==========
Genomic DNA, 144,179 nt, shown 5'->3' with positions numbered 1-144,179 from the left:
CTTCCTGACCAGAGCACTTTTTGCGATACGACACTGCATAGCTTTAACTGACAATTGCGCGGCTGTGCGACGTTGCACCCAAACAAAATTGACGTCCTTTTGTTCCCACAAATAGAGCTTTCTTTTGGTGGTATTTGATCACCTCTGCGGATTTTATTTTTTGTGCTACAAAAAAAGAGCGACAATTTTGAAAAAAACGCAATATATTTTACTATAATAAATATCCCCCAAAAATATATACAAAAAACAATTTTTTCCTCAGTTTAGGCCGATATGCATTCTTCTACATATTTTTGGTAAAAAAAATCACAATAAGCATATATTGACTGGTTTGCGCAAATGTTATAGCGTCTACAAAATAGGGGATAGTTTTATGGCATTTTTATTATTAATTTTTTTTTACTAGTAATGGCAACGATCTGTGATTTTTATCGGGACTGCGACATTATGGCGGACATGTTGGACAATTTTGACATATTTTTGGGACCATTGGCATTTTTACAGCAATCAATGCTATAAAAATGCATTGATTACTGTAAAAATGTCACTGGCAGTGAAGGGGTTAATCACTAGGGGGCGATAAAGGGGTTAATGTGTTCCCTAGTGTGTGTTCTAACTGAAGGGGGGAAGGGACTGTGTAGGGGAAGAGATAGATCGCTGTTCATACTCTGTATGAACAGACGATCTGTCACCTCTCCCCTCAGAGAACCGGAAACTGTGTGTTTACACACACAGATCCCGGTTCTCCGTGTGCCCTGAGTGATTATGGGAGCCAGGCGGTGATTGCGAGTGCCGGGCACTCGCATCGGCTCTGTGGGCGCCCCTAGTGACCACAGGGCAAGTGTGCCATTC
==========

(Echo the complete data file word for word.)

Genomic DNA, 144,179 nt, shown 5'->3' with positions numbered 1-144,179 from the left:
CTTCCTGACCAGAGCACTTTTTGCGATACGACACTGCATAGCTTTAACTGACAATTGCGCGGCTGTGCGACGTTGCACCCAAACAAAATTGACGTCCTTTTGTTCCCACAAATAGAGCTTTCTTTTGGTGGTATTTGATCACCTCTGCGGATTTTATTTTTTGTGCTACAAAAAAAGAGCGACAATTTTGAAAAAAACGCAATATATTTTACTATAATAAATATCCCCCAAAAATATATACAAAAAACAATTTTTTCCTCAGTTTAGGCCGATATGCATTCTTCTACATATTTTTGGTAAAAAAAATCACAATAAGCATATATTGACTGGTTTGCGCAAATGTTATAGCGTCTACAAAATAGGGGATAGTTTTATGGCATTTTTATTATTAATTTTTTTTTACTAGTAATGGCAACGATCTGTGATTTTTATCGGGACTGCGACATTATGGCGGACATGTTGGACAATTTTGACATATTTTTGGGACCATTGGCATTTTTACAGCAATCAATGCTATAAAAATGCATTGATTACTGTAAAAATGTCACTGGCAGTGAAGGGGTTAATCACTAGGGGGCGATAAAGGGGTTAATGTGTTCCCTAGTGTGTGTTCTAACTGAAGGGGGGAAGGGACTGTGTAGGGGAAGAGATAGATCGCTGTTCATACTCTGTATGAACAGACGATCTGTCACCTCTCCCCTCAGAGAACCGGAAACTGTGTGTTTACACACACAGATCCCGGTTCTCCGTGTGCCCTGAGTGATTATGGGAGCCAGGCGGTGATTGCGAGTGCCGGGCACTCGCATCGGCTCTGTGGGCGCCCCTAGTGACCACAGGGCAAGTGTGCCATTC